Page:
Chapel Hill Residents Upset Over Proposed Use Of Land Near UNC
Posted June 27, 2002 9:58 a.m. EDT
CHAPEL HILL, N.C. — Talk is already taking off about a "north campus" at the University of North Carolina at Chapel Hill at the present site of its Horace Williams airport. Before that happens, the school has another project on a piece of land connected to the airport, which is getting a lot of turbulence from neighbors.
When UNC-Chapel Hill announced plans to close its airport, the focus shifted away from complaints about noise pollution to how the university will develop the 975-acre tract. Those plans remain in the preliminary stages, but the school's plans for what it wants to do with a 23-acre piece of land south of the airport has people in Elkin Hills fired up.
"What we would like to see is the university to think through an entire plan for the Horace Williams tract that is really sensitive to the surrounding community," said Fred Stang, who opposes the project.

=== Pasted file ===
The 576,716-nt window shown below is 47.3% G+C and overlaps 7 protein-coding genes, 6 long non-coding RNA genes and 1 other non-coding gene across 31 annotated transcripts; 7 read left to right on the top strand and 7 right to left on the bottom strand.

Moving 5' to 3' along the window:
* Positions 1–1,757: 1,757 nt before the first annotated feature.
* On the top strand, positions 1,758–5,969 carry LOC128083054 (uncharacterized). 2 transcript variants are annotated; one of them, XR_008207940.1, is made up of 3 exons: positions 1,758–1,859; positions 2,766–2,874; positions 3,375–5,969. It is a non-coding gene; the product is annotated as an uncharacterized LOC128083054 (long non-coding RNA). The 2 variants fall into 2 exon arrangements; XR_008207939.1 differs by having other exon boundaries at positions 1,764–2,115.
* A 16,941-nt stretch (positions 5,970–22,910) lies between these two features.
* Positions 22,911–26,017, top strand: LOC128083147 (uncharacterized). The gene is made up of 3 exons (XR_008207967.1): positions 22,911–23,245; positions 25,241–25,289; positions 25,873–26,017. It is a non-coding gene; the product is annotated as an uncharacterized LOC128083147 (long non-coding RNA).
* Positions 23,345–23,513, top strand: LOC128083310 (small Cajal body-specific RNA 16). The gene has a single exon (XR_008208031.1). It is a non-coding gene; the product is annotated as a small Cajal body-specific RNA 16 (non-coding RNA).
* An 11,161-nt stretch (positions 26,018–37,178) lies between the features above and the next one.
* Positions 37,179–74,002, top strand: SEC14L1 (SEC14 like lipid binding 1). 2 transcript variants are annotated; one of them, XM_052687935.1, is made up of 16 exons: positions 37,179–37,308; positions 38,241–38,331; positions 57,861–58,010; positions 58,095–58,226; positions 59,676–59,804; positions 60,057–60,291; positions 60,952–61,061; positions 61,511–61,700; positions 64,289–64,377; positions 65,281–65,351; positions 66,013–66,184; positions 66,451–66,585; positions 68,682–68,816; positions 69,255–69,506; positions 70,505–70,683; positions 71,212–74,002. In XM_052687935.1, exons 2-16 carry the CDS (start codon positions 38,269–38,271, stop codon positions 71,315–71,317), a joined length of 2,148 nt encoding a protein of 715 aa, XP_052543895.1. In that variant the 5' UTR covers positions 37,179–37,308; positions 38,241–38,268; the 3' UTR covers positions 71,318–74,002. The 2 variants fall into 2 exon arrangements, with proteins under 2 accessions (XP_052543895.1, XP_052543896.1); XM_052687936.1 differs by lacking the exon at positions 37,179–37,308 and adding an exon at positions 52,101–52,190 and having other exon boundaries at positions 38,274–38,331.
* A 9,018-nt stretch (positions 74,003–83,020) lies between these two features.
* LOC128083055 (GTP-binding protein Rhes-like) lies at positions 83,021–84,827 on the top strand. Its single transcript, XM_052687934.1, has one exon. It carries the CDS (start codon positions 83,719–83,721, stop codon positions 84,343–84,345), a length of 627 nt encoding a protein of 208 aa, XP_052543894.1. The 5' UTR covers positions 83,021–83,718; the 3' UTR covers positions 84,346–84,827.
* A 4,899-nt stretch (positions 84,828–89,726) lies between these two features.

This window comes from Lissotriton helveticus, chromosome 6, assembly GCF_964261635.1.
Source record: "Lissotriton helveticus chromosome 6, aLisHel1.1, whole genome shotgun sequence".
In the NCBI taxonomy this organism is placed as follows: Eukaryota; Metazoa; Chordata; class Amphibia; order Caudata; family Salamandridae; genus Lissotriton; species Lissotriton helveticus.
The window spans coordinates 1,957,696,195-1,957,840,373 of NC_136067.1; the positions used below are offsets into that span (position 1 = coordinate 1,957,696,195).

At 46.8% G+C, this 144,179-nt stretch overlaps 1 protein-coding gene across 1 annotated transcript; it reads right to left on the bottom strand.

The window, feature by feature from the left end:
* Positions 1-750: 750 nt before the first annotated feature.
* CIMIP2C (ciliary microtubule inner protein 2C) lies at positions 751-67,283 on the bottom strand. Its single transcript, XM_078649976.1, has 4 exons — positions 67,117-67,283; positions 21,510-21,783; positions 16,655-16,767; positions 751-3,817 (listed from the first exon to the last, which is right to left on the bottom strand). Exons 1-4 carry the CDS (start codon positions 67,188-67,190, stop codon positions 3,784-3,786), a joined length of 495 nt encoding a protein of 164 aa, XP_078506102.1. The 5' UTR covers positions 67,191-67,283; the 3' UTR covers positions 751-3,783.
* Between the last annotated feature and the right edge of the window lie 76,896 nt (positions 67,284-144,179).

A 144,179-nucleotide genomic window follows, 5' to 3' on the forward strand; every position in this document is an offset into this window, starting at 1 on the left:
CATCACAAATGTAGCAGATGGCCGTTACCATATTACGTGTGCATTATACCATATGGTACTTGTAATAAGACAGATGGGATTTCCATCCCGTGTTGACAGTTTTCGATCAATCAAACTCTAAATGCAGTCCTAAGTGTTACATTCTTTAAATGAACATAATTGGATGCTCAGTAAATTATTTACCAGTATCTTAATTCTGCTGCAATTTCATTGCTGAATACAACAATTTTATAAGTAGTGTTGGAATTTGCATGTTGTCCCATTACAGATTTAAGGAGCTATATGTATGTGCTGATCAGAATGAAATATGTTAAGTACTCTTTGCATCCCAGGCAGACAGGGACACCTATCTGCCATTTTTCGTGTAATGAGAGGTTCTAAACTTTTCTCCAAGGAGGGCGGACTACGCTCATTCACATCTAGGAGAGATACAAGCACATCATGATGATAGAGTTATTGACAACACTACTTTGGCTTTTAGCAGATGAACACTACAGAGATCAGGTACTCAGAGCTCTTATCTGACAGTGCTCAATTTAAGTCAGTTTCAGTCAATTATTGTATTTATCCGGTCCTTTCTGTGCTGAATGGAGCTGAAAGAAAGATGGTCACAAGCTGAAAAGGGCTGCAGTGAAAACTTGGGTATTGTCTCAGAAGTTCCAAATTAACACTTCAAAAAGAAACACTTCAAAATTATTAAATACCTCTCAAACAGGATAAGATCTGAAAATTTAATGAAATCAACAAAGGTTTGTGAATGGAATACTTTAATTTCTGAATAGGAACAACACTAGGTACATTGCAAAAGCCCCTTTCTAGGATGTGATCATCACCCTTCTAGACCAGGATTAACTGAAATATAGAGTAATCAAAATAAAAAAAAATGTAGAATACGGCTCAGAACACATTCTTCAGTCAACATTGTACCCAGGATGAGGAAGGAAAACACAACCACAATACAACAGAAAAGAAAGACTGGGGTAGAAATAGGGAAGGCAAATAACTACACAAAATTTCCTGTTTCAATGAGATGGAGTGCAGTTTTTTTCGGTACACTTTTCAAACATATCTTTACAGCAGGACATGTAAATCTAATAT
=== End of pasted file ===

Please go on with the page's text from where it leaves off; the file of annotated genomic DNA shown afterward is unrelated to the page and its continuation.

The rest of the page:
The University wants to use land next to an existing physical plant for a fueling station, printing plant, vehicle and equipment repair shops, offices, 160 parking spaces plus chemical, fertilizer and landscaping equipment storage areas.
"We have an established facility-services complex there and this is simply an extension to the west of similar services," said UNC spokeswoman Caroline Elfland.
UNC said it has revised its plans in the past few days, putting the proposed complex further from homes and increasing the amount of woods serving as a buffer area. Elkin Hills residents who gathered Wednesday to discuss the plans do not think that revision will work either.
"The bigger issue is there are problems, other locations that would be convenient to the university that would not affect our neighborhood or other neighborhoods," Stang said.
UNC-Chapel Hill officials say they want to move the support facilities off-campus, so it can make more room on campus for research and classroom buildings.